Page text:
UARIZONA'S WORLD CLASS NETWORK
The data network is the foundation of information technology at
the University of Arizona. It’s the backbone for all wired and
wireless internet connectivity on the main campus in
Tucson and at distance locations across Arizona.
Securing the Campus With Wired Network Registration
Networks across the University grew organically over the decades, as every aspect of the institution used the internet more and more. Some campus buildings had data jacks where anyone could connect to the network.
It was convenient for academic exploration, but it was not a best practice for cybersecurity.
Personal information, financial information, and high-level research could be at risk of a breach. Other threats included online vandalism and ransomware. Securing the campus network is a critical part of protecting the University’s data, operations and reputation.
The Arizona Auditor General recommended that the University have stronger protocols in place to know who (users) and what (devices) were accessing its computer network.
The CIO Division partnered with network managers across campus on two major initiatives:
- Implementing the 802.1x security protocol, which requires registration, on the wired network.
- Replacing all Ethernet switches (hubs or splitters) with centrally provided manageable equipment.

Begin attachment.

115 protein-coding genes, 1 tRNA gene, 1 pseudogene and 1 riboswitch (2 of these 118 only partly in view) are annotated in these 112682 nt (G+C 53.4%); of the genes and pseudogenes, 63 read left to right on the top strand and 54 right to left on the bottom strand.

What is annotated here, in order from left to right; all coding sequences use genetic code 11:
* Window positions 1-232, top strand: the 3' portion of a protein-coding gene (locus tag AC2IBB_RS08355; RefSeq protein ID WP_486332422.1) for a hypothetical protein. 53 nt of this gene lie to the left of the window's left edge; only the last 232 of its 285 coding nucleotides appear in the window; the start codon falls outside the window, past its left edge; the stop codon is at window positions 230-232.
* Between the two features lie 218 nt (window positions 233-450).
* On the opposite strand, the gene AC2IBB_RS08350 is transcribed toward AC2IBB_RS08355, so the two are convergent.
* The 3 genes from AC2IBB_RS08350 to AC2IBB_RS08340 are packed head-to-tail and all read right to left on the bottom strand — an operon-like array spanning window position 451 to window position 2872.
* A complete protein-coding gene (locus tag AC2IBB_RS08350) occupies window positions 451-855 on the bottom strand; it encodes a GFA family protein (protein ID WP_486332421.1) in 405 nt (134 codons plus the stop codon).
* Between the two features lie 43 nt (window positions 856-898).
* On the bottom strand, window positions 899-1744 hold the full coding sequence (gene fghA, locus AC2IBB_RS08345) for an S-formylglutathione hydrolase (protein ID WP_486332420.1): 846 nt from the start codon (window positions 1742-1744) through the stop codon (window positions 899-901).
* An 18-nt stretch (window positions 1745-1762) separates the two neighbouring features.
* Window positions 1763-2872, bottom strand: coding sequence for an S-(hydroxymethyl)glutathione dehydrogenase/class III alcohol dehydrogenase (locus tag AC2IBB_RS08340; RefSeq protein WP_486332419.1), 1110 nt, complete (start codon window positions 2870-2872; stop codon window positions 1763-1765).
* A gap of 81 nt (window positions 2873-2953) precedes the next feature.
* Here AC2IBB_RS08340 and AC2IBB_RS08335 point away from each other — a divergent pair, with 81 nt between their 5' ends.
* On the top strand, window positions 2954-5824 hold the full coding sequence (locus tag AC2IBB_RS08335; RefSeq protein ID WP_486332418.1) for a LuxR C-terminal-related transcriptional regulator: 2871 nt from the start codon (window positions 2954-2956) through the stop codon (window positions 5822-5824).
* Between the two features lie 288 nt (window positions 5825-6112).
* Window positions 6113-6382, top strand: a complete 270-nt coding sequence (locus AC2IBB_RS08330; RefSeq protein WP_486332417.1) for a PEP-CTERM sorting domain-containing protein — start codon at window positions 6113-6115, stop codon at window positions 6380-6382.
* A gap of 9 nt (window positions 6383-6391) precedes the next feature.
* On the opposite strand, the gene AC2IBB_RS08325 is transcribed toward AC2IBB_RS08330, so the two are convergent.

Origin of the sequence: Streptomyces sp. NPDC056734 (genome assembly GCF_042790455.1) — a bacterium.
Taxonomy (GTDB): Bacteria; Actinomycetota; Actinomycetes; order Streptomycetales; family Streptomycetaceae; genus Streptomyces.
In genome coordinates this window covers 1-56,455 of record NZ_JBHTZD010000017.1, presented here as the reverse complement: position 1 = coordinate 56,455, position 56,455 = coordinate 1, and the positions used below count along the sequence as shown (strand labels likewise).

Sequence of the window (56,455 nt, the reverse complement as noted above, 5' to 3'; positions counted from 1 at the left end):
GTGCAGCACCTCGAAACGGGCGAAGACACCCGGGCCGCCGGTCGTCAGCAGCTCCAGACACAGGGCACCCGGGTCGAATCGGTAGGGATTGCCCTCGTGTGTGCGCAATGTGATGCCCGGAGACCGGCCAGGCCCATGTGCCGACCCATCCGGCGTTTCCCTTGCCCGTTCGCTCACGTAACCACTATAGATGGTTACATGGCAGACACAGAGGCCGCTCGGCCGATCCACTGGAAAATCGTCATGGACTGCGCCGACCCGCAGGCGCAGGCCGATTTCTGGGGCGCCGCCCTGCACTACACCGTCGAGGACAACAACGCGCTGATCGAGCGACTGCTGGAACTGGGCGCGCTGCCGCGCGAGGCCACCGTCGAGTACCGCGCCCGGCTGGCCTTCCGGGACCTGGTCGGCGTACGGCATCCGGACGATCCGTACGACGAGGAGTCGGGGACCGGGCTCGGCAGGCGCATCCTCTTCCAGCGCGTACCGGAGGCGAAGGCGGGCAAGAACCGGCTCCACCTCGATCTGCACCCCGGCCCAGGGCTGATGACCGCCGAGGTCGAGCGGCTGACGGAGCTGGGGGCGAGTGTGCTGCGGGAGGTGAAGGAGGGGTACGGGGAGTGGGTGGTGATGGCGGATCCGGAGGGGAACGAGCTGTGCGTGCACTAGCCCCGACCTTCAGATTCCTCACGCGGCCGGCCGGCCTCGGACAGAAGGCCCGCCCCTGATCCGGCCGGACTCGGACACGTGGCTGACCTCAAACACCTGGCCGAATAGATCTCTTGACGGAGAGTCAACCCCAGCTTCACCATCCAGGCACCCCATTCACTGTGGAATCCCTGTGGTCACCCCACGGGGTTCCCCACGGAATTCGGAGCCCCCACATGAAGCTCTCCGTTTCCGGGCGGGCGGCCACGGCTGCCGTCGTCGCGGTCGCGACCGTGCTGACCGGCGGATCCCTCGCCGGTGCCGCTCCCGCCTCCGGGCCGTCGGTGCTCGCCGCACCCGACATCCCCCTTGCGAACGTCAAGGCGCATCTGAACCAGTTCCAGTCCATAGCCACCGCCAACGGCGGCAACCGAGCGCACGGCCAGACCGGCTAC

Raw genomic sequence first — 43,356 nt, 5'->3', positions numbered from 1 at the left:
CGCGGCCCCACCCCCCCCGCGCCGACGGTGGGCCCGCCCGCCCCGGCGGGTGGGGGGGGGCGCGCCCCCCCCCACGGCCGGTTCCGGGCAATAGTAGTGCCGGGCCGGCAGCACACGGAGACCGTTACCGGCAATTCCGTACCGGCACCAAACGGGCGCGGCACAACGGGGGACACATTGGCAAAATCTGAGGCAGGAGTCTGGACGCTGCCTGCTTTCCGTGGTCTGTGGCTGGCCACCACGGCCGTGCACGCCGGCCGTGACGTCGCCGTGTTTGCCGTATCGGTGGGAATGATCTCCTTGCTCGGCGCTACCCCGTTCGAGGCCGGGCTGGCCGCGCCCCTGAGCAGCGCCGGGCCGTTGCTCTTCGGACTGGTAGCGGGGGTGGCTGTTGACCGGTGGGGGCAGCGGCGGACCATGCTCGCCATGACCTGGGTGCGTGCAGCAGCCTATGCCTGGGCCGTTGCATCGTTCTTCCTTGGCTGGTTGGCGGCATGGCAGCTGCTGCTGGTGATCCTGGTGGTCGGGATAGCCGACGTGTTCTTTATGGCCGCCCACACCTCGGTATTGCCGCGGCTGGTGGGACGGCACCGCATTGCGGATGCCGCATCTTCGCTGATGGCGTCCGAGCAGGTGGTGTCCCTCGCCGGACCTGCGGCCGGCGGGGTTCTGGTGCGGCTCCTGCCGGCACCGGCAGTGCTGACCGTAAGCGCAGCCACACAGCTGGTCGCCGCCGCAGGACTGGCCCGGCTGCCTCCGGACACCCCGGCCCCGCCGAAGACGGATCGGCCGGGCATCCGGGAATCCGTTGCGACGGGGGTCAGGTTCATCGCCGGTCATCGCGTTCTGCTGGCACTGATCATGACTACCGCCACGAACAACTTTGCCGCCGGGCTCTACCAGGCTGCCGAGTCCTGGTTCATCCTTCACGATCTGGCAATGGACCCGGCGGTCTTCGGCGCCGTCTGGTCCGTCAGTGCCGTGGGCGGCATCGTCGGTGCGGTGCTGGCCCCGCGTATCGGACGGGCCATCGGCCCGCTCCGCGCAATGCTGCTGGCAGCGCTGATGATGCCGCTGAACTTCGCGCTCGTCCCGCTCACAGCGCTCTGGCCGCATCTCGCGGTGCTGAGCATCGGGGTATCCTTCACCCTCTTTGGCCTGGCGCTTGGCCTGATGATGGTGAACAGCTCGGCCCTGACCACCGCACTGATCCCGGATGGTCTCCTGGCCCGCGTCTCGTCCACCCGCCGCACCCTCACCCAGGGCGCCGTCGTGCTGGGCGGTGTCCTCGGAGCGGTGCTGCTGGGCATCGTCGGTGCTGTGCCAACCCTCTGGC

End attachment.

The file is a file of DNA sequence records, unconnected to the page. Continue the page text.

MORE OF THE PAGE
The Division’s project team and campus partners implemented this work, building by building, within a very short timeframe mid-September to mid-December. Campus IT staff were tasked with reviewing data and providing information during highly challenging times when most of the campus was working remotely due to the pandemic.
Once building networks were completed, UITS expanded the project to those Ethernet jacks where people had plugged in switches for multiple devices.
Replacement switches were ordered, configured, arranged for delivery, and larger, managed switches were installed. Where an additional Ethernet jack was a better solution, UITS installed those without the usual charge for such an installation.
These projects were highly collaborative, multi-step, campus-wide efforts. Accomplishing them during the pandemic against competing priorities was a huge job for all involved. However, the campus network now reflects best practices in security and is better positioned to respond to audit requests.
“The wired network registration project went very smoothly for us for the scope and size of the project. The overall security of the campus network has greatly improved with these changes and it was no small task by the team; they should all be commended.”